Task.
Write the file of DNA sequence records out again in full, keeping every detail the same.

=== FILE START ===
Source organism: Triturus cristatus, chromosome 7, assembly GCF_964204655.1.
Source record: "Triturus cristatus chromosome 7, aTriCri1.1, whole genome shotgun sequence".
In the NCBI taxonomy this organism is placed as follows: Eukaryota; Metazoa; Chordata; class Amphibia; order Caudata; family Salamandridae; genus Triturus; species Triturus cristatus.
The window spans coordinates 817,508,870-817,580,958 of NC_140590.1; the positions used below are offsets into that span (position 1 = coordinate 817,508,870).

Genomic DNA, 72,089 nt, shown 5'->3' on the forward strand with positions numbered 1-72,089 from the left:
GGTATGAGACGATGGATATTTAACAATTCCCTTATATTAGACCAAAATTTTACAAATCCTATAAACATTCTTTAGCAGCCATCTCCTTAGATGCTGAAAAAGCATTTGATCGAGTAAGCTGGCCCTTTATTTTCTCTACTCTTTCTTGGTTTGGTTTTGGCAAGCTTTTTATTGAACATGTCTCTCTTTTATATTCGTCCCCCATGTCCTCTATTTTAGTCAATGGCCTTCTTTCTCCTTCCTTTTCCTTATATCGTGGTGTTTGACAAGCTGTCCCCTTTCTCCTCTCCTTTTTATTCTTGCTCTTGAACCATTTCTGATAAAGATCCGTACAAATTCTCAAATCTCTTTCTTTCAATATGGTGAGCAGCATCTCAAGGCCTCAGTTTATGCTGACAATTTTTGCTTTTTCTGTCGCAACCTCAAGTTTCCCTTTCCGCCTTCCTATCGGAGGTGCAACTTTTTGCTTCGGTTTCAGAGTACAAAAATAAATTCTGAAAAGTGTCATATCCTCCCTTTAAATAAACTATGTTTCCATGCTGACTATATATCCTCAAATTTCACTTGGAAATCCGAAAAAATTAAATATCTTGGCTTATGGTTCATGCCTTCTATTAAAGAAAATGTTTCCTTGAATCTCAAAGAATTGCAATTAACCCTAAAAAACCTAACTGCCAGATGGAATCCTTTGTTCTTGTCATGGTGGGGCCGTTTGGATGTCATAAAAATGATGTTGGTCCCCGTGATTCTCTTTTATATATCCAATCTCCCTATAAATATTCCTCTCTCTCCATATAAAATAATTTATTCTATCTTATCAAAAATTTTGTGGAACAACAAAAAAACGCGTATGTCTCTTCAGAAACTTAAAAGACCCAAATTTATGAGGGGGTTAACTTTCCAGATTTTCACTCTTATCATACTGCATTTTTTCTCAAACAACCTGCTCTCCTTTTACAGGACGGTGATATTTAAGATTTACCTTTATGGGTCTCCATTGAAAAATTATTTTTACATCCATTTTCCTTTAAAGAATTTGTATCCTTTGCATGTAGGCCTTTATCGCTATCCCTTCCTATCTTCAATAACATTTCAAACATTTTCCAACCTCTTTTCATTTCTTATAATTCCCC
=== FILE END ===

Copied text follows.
Source organism: Triturus cristatus, chromosome 7, assembly GCF_964204655.1.
Source record: "Triturus cristatus chromosome 7, aTriCri1.1, whole genome shotgun sequence".
In the NCBI taxonomy this organism is placed as follows: Eukaryota; Metazoa; Chordata; class Amphibia; order Caudata; family Salamandridae; genus Triturus; species Triturus cristatus.
The window spans coordinates 817,508,870-817,580,958 of NC_140590.1; the positions used below are offsets into that span (position 1 = coordinate 817,508,870).

Genomic DNA, 72,089 nt, shown 5'->3' on the forward strand with positions numbered 1-72,089 from the left:
GGTATGAGACGATGGATATTTAACAATTCCCTTATATTAGACCAAAATTTTACAAATCCTATAAACATTCTTTAGCAGCCATCTCCTTAGATGCTGAAAAAGCATTTGATCGAGTAAGCTGGCCCTTTATTTTCTCTACTCTTTCTTGGTTTGGTTTTGGCAAGCTTTTTATTGAACATGTCTCTCTTTTATATTCGTCCCCCATGTCCTCTATTTTAGTCAATGGCCTTCTTTCTCCTTCCTTTTCCTTATATCGTGGTGTTTGACAAGCTGTCCCCTTTCTCCTCTCCTTTTTATTCTTGCTCTTGAACCATTTCTGATAAAGATCCGTACAAATTCTCAAATCTCTTTCTTTCAATATGGTGAGCAGCATCTCAAGGCCTCAGTTTATGCTGACAATTTTTGCTTTTTCTGTCGCAACCTCAAGTTTCCCTTTCCGCCTTCCTATCGGAGGTGCAACTTTTTGCTTCGGTTTCAGAGTACAAAAATAAATTCTGAAAAGTGTCATATCCTCCCTTTAAATAAACTATGTTTCCATGCTGACTATATATCCTCAAATTTCACTTGGAAATCCGAAAAAATTAAATATCTTGGCTTATGGTTCATGCCTTCTATTAAAGAAAATGTTTCCTTGAATCTCAAAGAATTGCAATTAACCCTAAAAAACCTAACTGCCAGATGGAATCCTTTGTTCTTGTCATGGTGGGGCCGTTTGGATGTCATAAAAATGATGTTGGTCCCCGTGATTCTCTTTTATATATCCAATCTCCCTATAAATATTCCTCTCTCTCCATATAAAATAATTTATTCTATCTTATCAAAAATTTTGTGGAACAACAAAAAAACGCGTATGTCTCTTCAGAAACTTAAAAGACCCAAATTTATGAGGGGGTTAACTTTCCAGATTTTCACTCTTATCATACTGCATTTTTTCTCAAACAACCTGCTCTCCTTTTACAGGACGGTGATATTTAAGATTTACCTTTATGGGTCTCCATTGAAAAATTATTTTTACATCCATTTTCCTTTAAAGAATTTGTATCCTTTGCATGTAGGCCTTTATCGCTATCCCTTCCTATCTTCAATAACATTTCAAACATTTTCCAACCTCTTTTCATTTCTTATAATTCCCC